If Google know how to listen, they'll take advantage of it, add the ability to define your own tabs, integrate it seemlessly with the existing filter architecture of GMail (maybe improve the UI of that a bit, eg. drag / dropping between tabs) and get to bask in the adoration of having "reinvented email".

    If not, they'll keep the two systems separate (ie. filter-definition hidden away where most people can't find or understand it) and not only will the opportunity be squandered, but many people will continue to hate the tabs.

    by noreply@blogger.com (phil jones) at July 24, 2013 06:48 PM

    Alex Schroeder

    Drellin’s Fall

    Today I will be running Red Hand of Doom using Labyrinth Lord rules for a friend of his and his kids again. Some notes for myself regarding the fall of Drelling:

    “Goblins on the western shore!” Join Captain Soranna and her militia as they cross over?

    • 3 goblins, HD 1-1, AC 6, 1d6, NM, MV 6, ML 7
    • 3 dire wolves (“worgs”), HD 4+1, AC 6, 2d4, F2, MV 15, ML 8
    • 1 hell hound, HD 3, AC 4, 1d6 or 30% for breath attack (3d6), F3, MV 12, ML 9

    Five rounds later:

    • 1 war sorcerer, HD 5, AC 9, 1d6, MV 12, ML 8 with lightning bolt (5d6), detect thoughts, blindness, charm person, shield (AC 4, AC 2 vs missiles)
    • 5 hobgoblins, HD 1+1, AC 6, 1d8, F1, MV 9, ML 8

    Warnings of “road blockades, hobgoblins and ogres up in the north” by Teyani Sura, a Lion of Brindol. (Maybe one of the players will eventually want to join them?)

    When the attack on Drellin starts, the fight is hopeless. The stats will be useful for future encounters, however. The stats are Open Gaming Content based on the Labyrinth Lord OGL.

    Massacre at Drellin’s Ferry, first wave:

    • 3 manticores, HD 6+1, AC 4, 1d4/1d4/2d4 or up to 4×/day 6×1d6 thrown spikes, F6, MV 12 (18), ML 9
    • 3 hobgoblin bladebearers, HD 4+1, AC 6, 1d8, F4, MV 9, ML 10

    Second wave:

    • 2 Hieracosphinxes, HD 9, AC 1, 2d4/2d4/1d10, F9, MV 9 (36), ML 10
    • 2 Wyverns, HD 7, AC 3, 2d8/2d8 (poison), F4, MV 9 (24), ML 9
    • 2 hobgoblin war sorcerers, HD 5, AC 9, 1d6, M5, MV 12, ML 8 with lightning bolt (5d6), detect thoughts, blindness, charm person, shield (AC 4, AC 2 vs missiles)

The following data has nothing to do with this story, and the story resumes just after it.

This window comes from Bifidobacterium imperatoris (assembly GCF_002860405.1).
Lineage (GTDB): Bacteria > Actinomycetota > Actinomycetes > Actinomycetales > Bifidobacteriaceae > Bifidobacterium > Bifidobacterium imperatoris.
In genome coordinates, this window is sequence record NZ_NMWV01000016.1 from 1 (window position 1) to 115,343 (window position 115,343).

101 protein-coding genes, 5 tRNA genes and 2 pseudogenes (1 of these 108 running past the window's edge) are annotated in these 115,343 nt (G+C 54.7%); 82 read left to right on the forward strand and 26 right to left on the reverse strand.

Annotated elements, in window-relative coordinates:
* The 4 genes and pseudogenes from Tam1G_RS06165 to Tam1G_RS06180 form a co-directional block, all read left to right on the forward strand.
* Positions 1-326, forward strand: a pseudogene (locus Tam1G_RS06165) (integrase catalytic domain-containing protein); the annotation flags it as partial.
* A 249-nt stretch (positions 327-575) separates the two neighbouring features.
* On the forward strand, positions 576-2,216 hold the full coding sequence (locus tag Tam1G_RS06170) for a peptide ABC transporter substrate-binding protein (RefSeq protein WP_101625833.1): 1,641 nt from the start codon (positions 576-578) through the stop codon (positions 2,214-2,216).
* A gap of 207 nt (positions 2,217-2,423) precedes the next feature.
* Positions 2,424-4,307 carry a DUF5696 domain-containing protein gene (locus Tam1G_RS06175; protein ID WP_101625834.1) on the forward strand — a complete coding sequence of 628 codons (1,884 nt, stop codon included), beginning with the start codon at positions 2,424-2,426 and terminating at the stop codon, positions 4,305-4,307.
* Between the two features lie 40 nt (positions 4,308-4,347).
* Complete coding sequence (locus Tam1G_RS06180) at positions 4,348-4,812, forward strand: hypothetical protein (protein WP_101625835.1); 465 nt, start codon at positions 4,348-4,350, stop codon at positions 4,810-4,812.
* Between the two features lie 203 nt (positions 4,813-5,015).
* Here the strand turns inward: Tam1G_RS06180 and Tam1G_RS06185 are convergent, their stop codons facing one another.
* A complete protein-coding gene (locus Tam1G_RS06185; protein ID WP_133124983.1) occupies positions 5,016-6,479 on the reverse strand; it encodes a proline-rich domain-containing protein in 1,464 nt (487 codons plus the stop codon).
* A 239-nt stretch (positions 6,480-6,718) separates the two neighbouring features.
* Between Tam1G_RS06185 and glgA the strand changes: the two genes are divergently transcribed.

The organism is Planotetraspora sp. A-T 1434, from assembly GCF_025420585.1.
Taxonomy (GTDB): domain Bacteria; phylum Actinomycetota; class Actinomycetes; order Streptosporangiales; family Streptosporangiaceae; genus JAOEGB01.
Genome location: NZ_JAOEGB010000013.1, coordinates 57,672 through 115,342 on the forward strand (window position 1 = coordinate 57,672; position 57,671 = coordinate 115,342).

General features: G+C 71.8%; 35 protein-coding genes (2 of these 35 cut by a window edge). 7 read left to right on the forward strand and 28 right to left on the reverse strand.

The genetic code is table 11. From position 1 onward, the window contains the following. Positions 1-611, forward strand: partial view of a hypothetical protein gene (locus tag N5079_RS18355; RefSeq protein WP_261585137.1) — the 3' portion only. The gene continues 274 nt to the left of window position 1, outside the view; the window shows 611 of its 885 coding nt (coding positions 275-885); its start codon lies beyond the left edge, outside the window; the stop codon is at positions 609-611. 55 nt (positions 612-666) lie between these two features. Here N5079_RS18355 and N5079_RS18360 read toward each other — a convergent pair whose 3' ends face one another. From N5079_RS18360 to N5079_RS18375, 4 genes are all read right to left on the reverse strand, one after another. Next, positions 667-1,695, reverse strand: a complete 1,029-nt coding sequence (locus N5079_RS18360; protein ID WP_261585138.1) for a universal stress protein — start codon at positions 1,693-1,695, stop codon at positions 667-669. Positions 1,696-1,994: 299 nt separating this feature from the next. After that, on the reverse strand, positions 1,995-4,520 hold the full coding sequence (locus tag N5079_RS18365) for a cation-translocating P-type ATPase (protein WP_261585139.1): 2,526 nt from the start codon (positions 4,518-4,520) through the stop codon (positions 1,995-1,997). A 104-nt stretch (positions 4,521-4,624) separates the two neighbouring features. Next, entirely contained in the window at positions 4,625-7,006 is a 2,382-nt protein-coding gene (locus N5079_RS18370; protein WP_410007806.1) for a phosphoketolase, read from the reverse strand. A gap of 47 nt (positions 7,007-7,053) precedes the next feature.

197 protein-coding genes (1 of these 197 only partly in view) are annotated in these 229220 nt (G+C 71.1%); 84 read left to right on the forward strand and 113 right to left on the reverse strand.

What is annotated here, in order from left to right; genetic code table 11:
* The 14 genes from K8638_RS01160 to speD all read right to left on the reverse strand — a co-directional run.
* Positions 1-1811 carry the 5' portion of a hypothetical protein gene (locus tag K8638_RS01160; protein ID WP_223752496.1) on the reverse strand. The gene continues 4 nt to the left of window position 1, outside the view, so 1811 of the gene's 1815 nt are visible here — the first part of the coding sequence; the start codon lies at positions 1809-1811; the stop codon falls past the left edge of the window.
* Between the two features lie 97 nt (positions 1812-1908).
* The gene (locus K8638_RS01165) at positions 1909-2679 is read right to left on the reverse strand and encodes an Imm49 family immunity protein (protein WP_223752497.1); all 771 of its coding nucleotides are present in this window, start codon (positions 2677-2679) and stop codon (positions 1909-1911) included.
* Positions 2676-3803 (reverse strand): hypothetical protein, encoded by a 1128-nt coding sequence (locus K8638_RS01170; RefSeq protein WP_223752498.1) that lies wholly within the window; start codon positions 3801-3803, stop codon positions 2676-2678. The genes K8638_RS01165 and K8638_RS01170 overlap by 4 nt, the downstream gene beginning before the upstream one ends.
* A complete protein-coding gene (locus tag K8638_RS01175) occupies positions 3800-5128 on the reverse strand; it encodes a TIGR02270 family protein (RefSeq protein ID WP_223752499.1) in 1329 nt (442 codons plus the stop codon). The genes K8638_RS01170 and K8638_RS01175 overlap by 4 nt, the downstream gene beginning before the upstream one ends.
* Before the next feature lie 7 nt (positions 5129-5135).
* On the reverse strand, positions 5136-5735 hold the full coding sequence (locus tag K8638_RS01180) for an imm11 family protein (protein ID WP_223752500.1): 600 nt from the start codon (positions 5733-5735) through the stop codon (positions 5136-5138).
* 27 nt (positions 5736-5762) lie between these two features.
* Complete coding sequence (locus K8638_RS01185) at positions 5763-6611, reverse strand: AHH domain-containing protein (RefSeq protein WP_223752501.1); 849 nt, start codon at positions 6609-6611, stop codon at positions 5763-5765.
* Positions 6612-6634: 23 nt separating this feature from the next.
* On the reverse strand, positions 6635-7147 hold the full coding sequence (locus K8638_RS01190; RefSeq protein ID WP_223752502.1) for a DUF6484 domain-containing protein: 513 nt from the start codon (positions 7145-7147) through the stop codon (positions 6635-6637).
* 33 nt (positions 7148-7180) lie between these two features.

Third wave:

    • Abrithiax, red dragon, HD 10, AC -1, 1d6/1d6/3d8 or 50% for breath attack 3×/day (damage = current hp), F10, MV 9 (24), ML 10
    • 3 manticores, HD 6+1, AC 4, 1d4/1d4/2d4 or up to 4×/day 6×1d6 thrown spikes, F6, MV 12 (18), ML 9
    • 2 hobgoblin war monks (like thieves), HD 4, AC 9, 1d6 (double in surprise rounds), T4, MV 12, ML 10
    • 2 hobgoblin war sorcerers, HD 5, AC 9, 1d6, MV 12, ML 8 with lightning bolt (5d6), detect thoughts, blindness, charm person, shield (AC 4, AC 2 vs missiles)

    Fourth wave:

    • 3 bugbear berserkers, HD 5+1, AC 5, 1d8+1, F5, MV 9, ML 12, surprise opponents ³⁄₆ if approaching alone
    • 1 hobgoblin war sorcerer, HD 5, AC 9, 1d6, MV 12, ML 8 with lightning bolt (5d6), detect thoughts, blindness, charm person, shield (AC 4, AC 2 vs missiles)
    • 2 hobgoblin clerics, HD 4+1, AC 6, 1D8, C4, MV 9, ML 10 with invisibility, cure light wounds, hold person, a scroll of summon hell hound and 2× potion of healing

    If summoned:

    • 1 hell hound, HD 3, AC 4, 1d6 or 30% for breath attack (3d6), F3, MV 12, ML 9

    In the aftermath, looters:

    • 4 thieves, HD 1, AC 7, 1d6 (double in surprise rounds), T1, MV 9, ML 6

    Happening upon a battlefield, where ettins just killed some dwarves with mercenary pay to a nearby hold. (Will the party deliver the 6000 gold to the dwarves?)

    • 2 ettins, HD 10, AC 3, 2d8/3d6, F10, MV 12, ML 9 (only surprised ⅙)
    • 4 goblins, HD 1-1, AC 6, 1d6, NM, MV 6, ML 7

    When helping some wounded refugees, one female “travelling sorcerer” with a bandaged arm is very curious and asks a lot of questions. In fact, she’s a spider woman spy.

    • 1 spider sorceress, HD 3, AC 8, 1d6 (poison), M3, MV 12 (3), ML 7 with 6× web, sleep, shield (AC 4, AC 2 vs missiles)

    Tracked by barghests (goblin werwolves) near an abandoned farmhouse.

    • 3 barghests, HD 4, AC 5, 2d4, F4, MV 18, ML 8 with howl causing fear to split the party up and kill them one by one and dimension door to get away if necessary
    • 6 hobgoblins, HD 1+1, AC 6, 1d8, F1, MV 9, ML 8